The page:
History, Evolution, and The Darwin Debate

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Scientific history?

March 30th, 2010 · No Comments

This is an email commentary sent to History and Theory re: a question on ‘scientific history’ (cited at the end).
We have discussed this issue here many times, and the various essays at history-and-theory.com explore the ideas of Popper at length.
The issue of evolution, post-darwinian, in the context of Kant can resolve this confusion over causality and freedom in historical analysis.

From John Landon admin@history-and-evolution.com
Subject: Scientific History?

Your points are fundamental, and I think I was trying to proceed along these lines with my posts on the ‘causal mechanics of history’. Popper was my starting point along these lines. Popper (and also Isaiah Berlin with his essay on historical inevitability) critiqued the legacy of Marxism here, but his critique applies as well to the idea of scientific history.
I made a few suggestions here:
1. We can see that Popper is an update of Kant’s critique of Newton. With that in mind we can consider the extension to ‘causal mechanics’ called ‘(Kantian) transcendental idealism’ to bring the idea of freedom into the causal contexts of mechanics. The term ‘transcendental idealism’ causes fainting spells these days among scientists but its perspective (despite the atrocious style and confusion of Kantian texts) is ultra simple and harmonizes with science in an elegant fashion. I pursue this Popper connection directly at history-and-evolution.com.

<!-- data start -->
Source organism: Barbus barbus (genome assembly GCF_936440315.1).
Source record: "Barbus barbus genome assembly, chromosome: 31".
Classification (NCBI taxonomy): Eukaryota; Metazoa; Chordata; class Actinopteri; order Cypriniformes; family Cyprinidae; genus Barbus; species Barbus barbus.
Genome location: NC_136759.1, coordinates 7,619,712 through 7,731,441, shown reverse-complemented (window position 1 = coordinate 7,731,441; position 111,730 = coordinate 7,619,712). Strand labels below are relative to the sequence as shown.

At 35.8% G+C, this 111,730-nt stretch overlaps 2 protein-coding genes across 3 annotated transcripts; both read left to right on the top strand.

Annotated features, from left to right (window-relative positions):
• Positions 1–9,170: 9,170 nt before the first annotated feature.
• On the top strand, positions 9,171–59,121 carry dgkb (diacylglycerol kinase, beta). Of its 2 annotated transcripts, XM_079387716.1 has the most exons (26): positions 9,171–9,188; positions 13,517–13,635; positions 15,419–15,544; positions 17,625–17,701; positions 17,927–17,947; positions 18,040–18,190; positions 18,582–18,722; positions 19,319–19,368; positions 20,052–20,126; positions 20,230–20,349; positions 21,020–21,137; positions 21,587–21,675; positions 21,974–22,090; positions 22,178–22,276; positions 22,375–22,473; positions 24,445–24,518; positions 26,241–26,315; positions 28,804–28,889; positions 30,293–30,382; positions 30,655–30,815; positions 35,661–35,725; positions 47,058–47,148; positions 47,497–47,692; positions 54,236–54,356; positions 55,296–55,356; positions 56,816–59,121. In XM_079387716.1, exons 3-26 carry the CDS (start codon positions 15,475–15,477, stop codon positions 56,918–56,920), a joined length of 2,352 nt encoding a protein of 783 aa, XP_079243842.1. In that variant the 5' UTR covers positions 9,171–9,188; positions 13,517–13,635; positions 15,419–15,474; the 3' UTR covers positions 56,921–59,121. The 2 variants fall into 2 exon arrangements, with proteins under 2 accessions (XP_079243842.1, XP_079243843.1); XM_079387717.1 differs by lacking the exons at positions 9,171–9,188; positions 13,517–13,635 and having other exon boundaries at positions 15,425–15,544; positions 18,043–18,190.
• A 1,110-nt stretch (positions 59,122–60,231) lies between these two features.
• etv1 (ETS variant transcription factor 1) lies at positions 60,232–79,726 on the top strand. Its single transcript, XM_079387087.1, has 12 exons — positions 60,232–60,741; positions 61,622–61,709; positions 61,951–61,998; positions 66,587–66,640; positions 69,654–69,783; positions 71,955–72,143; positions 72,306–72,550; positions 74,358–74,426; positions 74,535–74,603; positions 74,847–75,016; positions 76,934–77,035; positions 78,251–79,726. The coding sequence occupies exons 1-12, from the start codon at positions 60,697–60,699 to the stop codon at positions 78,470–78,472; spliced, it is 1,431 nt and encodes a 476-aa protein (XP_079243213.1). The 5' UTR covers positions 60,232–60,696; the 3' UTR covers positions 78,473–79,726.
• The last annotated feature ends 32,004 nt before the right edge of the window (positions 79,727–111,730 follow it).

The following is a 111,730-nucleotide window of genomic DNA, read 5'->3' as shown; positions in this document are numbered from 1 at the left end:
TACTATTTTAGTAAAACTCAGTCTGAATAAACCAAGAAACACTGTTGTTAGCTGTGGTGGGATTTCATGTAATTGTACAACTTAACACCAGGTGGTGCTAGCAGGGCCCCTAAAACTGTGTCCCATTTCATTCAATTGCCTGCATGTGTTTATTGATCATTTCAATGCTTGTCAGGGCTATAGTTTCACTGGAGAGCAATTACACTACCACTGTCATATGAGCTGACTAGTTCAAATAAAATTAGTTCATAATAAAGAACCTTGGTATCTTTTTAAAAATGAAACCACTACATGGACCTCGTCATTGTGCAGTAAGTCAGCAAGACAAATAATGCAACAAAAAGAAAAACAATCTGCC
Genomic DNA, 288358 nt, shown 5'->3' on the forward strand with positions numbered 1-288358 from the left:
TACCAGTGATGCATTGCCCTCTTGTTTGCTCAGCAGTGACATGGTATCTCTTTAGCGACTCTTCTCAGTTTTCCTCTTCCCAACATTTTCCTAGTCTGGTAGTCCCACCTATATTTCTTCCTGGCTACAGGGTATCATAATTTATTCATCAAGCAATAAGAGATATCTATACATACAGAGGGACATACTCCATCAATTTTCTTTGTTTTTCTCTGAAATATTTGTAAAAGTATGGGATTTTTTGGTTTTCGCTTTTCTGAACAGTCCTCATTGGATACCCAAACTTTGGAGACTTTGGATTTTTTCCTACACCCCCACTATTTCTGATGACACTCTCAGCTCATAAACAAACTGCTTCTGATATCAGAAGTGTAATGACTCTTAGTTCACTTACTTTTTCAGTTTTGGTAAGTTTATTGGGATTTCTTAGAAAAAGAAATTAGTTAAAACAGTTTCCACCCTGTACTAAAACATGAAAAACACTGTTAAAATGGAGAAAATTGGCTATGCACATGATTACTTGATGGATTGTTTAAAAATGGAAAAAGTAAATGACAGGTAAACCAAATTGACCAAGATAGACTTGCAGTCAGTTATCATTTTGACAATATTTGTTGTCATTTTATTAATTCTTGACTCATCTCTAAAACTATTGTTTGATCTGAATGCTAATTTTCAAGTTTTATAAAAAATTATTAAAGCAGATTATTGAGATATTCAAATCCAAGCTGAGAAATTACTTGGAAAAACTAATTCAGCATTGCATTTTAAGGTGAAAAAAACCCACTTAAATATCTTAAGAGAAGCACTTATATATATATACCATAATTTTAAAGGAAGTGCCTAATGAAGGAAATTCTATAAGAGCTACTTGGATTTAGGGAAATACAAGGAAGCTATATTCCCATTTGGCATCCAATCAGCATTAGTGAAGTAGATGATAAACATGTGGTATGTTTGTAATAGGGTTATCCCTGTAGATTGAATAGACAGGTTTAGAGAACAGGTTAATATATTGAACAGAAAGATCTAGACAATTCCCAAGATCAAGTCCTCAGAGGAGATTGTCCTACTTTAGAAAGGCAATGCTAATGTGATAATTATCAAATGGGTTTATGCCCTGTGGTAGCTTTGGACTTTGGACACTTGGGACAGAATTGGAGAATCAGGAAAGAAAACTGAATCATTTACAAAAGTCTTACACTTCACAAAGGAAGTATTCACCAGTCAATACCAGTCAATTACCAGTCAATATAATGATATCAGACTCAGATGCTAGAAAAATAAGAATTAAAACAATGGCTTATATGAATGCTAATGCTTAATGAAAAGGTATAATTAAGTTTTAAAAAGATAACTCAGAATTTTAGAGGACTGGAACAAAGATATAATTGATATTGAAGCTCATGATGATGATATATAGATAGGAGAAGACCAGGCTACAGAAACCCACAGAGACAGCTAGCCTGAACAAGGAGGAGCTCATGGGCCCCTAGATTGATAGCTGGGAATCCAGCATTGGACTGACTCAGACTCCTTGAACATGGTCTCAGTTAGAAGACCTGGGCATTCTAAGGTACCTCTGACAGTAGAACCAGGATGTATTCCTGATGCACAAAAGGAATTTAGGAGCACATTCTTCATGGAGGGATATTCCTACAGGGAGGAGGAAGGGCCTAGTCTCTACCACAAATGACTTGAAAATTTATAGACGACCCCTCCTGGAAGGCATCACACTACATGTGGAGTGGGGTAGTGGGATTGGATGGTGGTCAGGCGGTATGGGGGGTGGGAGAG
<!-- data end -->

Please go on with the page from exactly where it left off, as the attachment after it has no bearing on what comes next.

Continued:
2. Although Popper was critical of historicism (that complex word), he was ambivalent on the subject of Darwinian evolution. We might discover the endrun around historicist causal fictions applied to history by looking at historical theory in evolutionary terms. There is no absolute reason why evolutionary theories should be purely causal, since, in fact, true theories of evolution must evoke/explain the ‘evolution of freedom’, a very tricky notion, that can’t be purely causal.
3. I claim that all this can be seen in nature/history itself (cf. history-and-evolution.com), and that the resolution of historicist illusions is visible in the structure of macroevolutionary dynamics of a special kind detectable in history itself.

Thanks for raising the issue of Popper on historicism (along with I. Berlin and Noble), and this is par for the course on the history and theory list, and serves as a reminder that the ‘science of history’ is a gnarl that will defeat the illusions of scientific reductionists.

John Landon

In a message dated 3/30/2010 9:26:49 A.M. Eastern Daylight Time, hist-thr@MAIL.H-NET.MSU.EDU writes:
From: Justin Clement Date: March 27, 2010 6:03:50 PM MDT
Subject: Scientific History?

I’m a little surprised by the discussions on this list, of late. One could almost turn back the clock to the late nineteenth century when scholars searched for universal laws that connected all subjects of study, including history and biology, or history and physics. Karl Popper’s book, The Poverty of Historicism, killed the idea of using history in any kind of real predictive way. Peter Novick’s book, That Noble Dream, really showed how the quest for objectivity and a scientific form of history has utterly failed, though people keep trying. To my mind, these discussions of theory seem to go beyond theoretical methodologies to the types of claims that Popper and Novick would argue against. Am I missing something?

Tags: Evolution · History · The Eonic Effect

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